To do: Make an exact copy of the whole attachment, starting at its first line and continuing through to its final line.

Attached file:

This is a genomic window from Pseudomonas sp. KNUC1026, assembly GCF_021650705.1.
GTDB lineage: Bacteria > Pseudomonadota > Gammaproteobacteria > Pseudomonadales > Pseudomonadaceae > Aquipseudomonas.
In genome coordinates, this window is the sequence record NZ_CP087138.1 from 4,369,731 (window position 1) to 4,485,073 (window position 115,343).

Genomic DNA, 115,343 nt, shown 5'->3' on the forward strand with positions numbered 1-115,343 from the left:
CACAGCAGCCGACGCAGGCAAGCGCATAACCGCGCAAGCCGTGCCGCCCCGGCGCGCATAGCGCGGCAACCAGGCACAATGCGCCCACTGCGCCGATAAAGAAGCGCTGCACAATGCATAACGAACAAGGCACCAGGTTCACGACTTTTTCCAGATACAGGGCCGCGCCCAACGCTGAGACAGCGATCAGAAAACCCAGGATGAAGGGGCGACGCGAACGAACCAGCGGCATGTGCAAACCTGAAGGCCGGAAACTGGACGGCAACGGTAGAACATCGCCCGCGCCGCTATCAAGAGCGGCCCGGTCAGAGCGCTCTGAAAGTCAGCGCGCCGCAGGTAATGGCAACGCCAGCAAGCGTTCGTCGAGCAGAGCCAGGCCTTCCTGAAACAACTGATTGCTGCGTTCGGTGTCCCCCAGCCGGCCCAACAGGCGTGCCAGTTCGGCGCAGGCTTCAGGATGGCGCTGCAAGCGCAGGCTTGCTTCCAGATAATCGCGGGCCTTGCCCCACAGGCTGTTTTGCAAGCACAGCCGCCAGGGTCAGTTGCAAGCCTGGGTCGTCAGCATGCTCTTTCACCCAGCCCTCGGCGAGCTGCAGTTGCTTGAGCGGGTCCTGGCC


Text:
This is a genomic window from Pseudomonas sp. KNUC1026, assembly GCF_021650705.1.
GTDB lineage: Bacteria > Pseudomonadota > Gammaproteobacteria > Pseudomonadales > Pseudomonadaceae > Aquipseudomonas.
In genome coordinates, this window is the sequence record NZ_CP087138.1 from 4,369,731 (window position 1) to 4,485,073 (window position 115,343).

Genomic DNA, 115,343 nt, shown 5'->3' on the forward strand with positions numbered 1-115,343 from the left:
CACAGCAGCCGACGCAGGCAAGCGCATAACCGCGCAAGCCGTGCCGCCCCGGCGCGCATAGCGCGGCAACCAGGCACAATGCGCCCACTGCGCCGATAAAGAAGCGCTGCACAATGCATAACGAACAAGGCACCAGGTTCACGACTTTTTCCAGATACAGGGCCGCGCCCAACGCTGAGACAGCGATCAGAAAACCCAGGATGAAGGGGCGACGCGAACGAACCAGCGGCATGTGCAAACCTGAAGGCCGGAAACTGGACGGCAACGGTAGAACATCGCCCGCGCCGCTATCAAGAGCGGCCCGGTCAGAGCGCTCTGAAAGTCAGCGCGCCGCAGGTAATGGCAACGCCAGCAAGCGTTCGTCGAGCAGAGCCAGGCCTTCCTGAAACAACTGATTGCTGCGTTCGGTGTCCCCCAGCCGGCCCAACAGGCGTGCCAGTTCGGCGCAGGCTTCAGGATGGCGCTGCAAGCGCAGGCTTGCTTCCAGATAATCGCGGGCCTTGCCCCACAGGCTGTTTTGCAAGCACAGCCGCCAGGGTCAGTTGCAAGCCTGGGTCGTCAGCATGCTCTTTCACCCAGCCCTCGGCGAGCTGCAGTTGCTTGAGCGGGTCCTGGCC